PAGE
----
Michelle’s psychology education shines in this last comment and takes us toward discussing the value of education. We lament over the cost of education, in any capacity. Then, we begin talking about this pursuit of spiritual education and how difficult it is to access further training in the psychological and mental domains of yoga.
Sydney: “Yoga seems like it is being deeply capitalized upon.”
Michelle: “I can’t even think of a place to go to for free yoga or free meditation training. The sutras, for example, are ancient teachings of yoga in Sanskrit. You would go to a person who then translates the sutras and makes them accessible. They are very simple, almost to the point that people are not interested in learning them. You can see in the writings that things are meant to be done mindfully, slowly, and in an observing way.”
Sydney: “Ironically, I imagine that it’s the most advanced practitioners that get the most out of the sutras. It is hard to understand because it is simple. As you go through the journey of yoga you realize, ‘Of course, why would it be longer?’”
Michelle: “The very first sutra is, ‘The practice of yoga begins now’. And that sounds so simple. But what it means is that I am not going to think of anything from the past, I am not going got think ahead, I am going to be here in the now. And how uninteresting and simple that is for some people until you get that the slowing down is where the healing happens.”
Sydney: “Each word is holding meaning and power, like in poetry. Yoga, for example, is a very complex word. It means many things, and when you know that and you read that sentence, it is actually quite profound. And that will not make sense when you are starting out in yoga. I imagine there are a lot of teachers out there that do not get this kind of in-depth training.”
Michelle: “Most yoga teachers have to have a few hours of yoga philosophy to become a teacher, but if the teacher is not in a place to receive these pieces of training, then they may not place the needed attention to properly learn yoga philosophy and the sutras. They might be focusing on music or alignment or some other aspect of US yoga instruction.”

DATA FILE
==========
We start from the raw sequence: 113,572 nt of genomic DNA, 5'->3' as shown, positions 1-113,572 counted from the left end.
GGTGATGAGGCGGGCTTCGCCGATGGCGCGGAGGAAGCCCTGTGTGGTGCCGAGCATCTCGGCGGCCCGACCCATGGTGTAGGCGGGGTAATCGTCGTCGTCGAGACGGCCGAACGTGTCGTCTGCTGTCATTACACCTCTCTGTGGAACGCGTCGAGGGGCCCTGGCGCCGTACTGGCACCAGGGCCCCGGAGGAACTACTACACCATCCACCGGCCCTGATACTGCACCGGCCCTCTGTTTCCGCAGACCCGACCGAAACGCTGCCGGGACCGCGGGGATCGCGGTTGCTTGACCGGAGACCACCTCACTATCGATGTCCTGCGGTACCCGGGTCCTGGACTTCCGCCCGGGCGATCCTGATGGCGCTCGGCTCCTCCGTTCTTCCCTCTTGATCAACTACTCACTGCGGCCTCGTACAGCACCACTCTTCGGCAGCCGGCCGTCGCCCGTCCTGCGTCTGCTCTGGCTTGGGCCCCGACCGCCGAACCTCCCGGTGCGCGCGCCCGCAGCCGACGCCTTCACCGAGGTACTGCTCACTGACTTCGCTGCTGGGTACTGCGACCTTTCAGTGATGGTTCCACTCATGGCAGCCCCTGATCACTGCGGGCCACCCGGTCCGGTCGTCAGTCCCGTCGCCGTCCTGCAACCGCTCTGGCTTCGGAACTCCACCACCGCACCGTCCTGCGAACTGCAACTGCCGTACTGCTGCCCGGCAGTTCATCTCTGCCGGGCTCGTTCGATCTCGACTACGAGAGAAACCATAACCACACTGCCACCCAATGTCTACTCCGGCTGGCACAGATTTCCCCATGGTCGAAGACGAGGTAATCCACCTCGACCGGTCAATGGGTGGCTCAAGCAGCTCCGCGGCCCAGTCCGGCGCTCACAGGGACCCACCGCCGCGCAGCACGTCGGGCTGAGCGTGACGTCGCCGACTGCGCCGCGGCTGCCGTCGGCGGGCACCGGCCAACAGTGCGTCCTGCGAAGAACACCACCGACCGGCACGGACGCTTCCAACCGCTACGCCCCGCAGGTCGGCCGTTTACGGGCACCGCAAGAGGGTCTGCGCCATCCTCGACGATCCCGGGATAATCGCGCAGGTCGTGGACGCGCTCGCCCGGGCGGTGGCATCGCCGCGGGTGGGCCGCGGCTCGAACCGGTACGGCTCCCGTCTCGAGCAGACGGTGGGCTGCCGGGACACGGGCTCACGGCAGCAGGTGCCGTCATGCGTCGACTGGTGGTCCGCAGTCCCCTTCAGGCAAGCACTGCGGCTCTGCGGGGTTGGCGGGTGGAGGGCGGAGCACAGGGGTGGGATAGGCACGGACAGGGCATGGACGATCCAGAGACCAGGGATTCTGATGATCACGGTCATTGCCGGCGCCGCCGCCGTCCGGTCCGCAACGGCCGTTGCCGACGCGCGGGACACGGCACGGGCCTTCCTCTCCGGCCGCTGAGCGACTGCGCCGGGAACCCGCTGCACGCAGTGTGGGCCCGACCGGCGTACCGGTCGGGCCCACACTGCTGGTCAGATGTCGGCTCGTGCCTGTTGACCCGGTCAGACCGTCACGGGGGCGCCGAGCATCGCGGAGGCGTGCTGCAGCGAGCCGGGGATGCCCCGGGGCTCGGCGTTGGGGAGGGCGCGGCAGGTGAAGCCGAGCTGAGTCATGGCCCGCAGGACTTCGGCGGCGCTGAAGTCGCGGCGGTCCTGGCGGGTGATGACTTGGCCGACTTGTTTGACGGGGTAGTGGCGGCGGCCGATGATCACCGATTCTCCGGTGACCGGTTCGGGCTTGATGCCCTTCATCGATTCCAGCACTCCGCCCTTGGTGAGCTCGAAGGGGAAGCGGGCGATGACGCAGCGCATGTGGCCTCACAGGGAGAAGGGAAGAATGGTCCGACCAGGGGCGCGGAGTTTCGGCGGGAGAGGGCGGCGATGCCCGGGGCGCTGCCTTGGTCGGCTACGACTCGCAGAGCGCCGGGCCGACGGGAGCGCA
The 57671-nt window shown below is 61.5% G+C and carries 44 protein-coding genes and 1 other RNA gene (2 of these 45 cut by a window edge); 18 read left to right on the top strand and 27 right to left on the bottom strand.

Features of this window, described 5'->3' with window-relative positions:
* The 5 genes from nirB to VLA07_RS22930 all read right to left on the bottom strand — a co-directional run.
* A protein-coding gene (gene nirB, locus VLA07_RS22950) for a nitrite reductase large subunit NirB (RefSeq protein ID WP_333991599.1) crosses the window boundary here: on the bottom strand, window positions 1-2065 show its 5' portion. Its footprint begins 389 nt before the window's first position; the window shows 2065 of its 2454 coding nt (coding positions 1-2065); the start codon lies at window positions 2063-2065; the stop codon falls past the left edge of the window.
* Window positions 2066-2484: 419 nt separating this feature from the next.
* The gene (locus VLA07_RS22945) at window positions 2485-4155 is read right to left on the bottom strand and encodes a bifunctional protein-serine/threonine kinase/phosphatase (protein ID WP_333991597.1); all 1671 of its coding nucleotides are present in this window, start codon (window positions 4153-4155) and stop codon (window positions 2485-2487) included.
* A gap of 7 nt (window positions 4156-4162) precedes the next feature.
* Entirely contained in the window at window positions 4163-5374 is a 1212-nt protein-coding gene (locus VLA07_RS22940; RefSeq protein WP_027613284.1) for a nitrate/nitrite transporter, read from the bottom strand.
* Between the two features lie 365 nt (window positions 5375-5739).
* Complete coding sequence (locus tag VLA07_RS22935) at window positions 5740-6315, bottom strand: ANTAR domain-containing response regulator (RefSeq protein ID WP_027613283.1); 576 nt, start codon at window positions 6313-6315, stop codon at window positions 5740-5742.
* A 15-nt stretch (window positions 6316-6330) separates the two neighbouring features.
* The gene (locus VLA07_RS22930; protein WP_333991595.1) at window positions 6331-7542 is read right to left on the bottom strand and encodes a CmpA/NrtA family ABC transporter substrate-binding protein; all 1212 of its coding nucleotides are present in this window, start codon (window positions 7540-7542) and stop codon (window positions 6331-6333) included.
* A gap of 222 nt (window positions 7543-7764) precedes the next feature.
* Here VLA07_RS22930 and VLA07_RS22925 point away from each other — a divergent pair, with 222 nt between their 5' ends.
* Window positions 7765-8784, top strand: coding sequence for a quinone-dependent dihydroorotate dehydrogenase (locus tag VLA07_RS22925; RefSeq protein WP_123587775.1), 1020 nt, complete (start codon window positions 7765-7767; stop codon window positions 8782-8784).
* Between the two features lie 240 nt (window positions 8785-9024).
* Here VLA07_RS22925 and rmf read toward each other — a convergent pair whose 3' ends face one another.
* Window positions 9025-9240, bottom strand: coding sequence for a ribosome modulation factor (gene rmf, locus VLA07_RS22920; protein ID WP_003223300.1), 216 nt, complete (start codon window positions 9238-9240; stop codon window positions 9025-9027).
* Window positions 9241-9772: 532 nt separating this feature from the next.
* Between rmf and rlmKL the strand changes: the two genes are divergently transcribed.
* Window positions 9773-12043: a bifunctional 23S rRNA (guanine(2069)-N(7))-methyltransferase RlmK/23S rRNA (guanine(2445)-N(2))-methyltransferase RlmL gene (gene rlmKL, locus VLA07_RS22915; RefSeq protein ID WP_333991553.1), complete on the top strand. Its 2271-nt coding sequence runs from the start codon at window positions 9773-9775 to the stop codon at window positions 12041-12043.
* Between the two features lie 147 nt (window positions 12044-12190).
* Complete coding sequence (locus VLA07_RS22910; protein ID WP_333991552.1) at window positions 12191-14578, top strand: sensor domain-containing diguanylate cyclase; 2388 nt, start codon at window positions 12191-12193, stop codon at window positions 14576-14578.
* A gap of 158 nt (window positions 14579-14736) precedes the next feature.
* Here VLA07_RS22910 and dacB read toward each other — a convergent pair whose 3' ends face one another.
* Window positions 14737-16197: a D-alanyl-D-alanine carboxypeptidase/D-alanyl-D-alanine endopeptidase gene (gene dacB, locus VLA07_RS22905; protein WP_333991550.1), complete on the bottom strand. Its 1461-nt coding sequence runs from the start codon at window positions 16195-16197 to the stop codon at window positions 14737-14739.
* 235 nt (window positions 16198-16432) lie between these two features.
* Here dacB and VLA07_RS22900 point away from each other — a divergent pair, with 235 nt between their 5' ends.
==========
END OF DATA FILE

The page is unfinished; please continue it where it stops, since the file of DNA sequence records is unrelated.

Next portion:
But ignoring these sutras—the deeper, grounding principles of yoga—has a cost. The genuine practice of yoga has yet to be collectively realized in the West. Michelle agrees
The Mind’s Potential
Michelle: “Over the years, I have seen the possibility that we are not really using the potential of the mind because we are constantly worrying about things and we are burning off that power and energy.”
Sydney: “We are fracturing our attention in the way we take up space in our mind. And that takes away from using our mind’s energy for more profound things. Yoga has taught me to clear space in my head, not so I do not think about things but I can recognize that they are not thoughts worth having. Upon reflection, I have spent a lot of time thinking about things that were not worth thinking about. And I feel lucky that I have recognized that and I am working on changing that. But with that in mind, why is changing the way we think a powerful act? And how do we go about it?
Changing Our Mind’s
Michelle: “I think there are two pieces. You have to break down how our internal world is created. First, it is by our parents– through our interactions; their responses to us; and what they tell us about ourselves, our value and the world around us (before we come to know it ourselves). We decide if we are a success or a failure by the time we are five, and this comes directly from our parents.
“Some people get mixed messages from their parents, and this manifests as neurosis and even psychosis. I’m obviously generalizing, but as a whole, this is what I have seen to be true. I think the first step is to first notice what baggage you are carrying into life with you—which comes from childhood. And second, what messages are coming from your present environment, which put pressure on you to be a certain way. In yoga, we want to take off these backpacks, the luggage of other people’s opinions, and figure out who we are without the influence of others.
Re-identify + Svadyaya